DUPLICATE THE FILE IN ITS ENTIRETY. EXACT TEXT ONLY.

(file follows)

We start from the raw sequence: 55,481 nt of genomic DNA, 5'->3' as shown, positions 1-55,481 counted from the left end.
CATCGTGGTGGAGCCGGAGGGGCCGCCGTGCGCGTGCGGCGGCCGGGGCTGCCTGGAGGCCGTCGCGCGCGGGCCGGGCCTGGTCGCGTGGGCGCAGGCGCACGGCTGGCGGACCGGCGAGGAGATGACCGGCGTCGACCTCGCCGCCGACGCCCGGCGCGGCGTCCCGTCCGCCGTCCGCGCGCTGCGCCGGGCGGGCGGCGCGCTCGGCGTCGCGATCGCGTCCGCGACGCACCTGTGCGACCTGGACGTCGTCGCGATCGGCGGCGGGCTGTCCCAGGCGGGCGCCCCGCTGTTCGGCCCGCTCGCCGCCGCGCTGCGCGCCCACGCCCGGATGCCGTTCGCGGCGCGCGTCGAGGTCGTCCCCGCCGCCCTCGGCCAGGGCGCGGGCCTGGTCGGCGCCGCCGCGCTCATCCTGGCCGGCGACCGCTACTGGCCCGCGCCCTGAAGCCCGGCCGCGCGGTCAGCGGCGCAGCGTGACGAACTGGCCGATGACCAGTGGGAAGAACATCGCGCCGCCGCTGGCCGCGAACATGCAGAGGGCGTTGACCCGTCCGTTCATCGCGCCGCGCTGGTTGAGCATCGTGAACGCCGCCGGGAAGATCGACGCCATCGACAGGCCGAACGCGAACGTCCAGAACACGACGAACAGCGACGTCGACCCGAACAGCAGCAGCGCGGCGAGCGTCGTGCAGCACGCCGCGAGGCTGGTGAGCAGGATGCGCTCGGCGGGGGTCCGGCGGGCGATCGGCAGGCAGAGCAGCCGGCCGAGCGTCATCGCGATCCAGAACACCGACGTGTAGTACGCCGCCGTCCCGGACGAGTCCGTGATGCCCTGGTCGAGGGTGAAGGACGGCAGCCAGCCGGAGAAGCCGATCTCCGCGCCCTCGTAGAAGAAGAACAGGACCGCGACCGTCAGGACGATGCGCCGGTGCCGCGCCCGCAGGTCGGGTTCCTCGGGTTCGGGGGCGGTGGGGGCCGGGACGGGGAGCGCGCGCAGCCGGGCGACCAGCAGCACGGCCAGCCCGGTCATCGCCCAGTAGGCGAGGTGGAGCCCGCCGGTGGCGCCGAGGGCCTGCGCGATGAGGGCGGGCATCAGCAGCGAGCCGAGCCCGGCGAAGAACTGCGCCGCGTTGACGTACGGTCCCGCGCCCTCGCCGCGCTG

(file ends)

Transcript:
We start from the raw sequence: 55,481 nt of genomic DNA, 5'->3' as shown, positions 1-55,481 counted from the left end.
CATCGTGGTGGAGCCGGAGGGGCCGCCGTGCGCGTGCGGCGGCCGGGGCTGCCTGGAGGCCGTCGCGCGCGGGCCGGGCCTGGTCGCGTGGGCGCAGGCGCACGGCTGGCGGACCGGCGAGGAGATGACCGGCGTCGACCTCGCCGCCGACGCCCGGCGCGGCGTCCCGTCCGCCGTCCGCGCGCTGCGCCGGGCGGGCGGCGCGCTCGGCGTCGCGATCGCGTCCGCGACGCACCTGTGCGACCTGGACGTCGTCGCGATCGGCGGCGGGCTGTCCCAGGCGGGCGCCCCGCTGTTCGGCCCGCTCGCCGCCGCGCTGCGCGCCCACGCCCGGATGCCGTTCGCGGCGCGCGTCGAGGTCGTCCCCGCCGCCCTCGGCCAGGGCGCGGGCCTGGTCGGCGCCGCCGCGCTCATCCTGGCCGGCGACCGCTACTGGCCCGCGCCCTGAAGCCCGGCCGCGCGGTCAGCGGCGCAGCGTGACGAACTGGCCGATGACCAGTGGGAAGAACATCGCGCCGCCGCTGGCCGCGAACATGCAGAGGGCGTTGACCCGTCCGTTCATCGCGCCGCGCTGGTTGAGCATCGTGAACGCCGCCGGGAAGATCGACGCCATCGACAGGCCGAACGCGAACGTCCAGAACACGACGAACAGCGACGTCGACCCGAACAGCAGCAGCGCGGCGAGCGTCGTGCAGCACGCCGCGAGGCTGGTGAGCAGGATGCGCTCGGCGGGGGTCCGGCGGGCGATCGGCAGGCAGAGCAGCCGGCCGAGCGTCATCGCGATCCAGAACACCGACGTGTAGTACGCCGCCGTCCCGGACGAGTCCGTGATGCCCTGGTCGAGGGTGAAGGACGGCAGCCAGCCGGAGAAGCCGATCTCCGCGCCCTCGTAGAAGAAGAACAGGACCGCGACCGTCAGGACGATGCGCCGGTGCCGCGCCCGCAGGTCGGGTTCCTCGGGTTCGGGGGCGGTGGGGGCCGGGACGGGGAGCGCGCGCAGCCGGGCGACCAGCAGCACGGCCAGCCCGGTCATCGCCCAGTAGGCGAGGTGGAGCCCGCCGGTGGCGCCGAGGGCCTGCGCGATGAGGGCGGGCATCAGCAGCGAGCCGAGCCCGGCGAAGAACTGCGCCGCGTTGACGTACGGTCCCGCGCCCTCGCCGCGCTG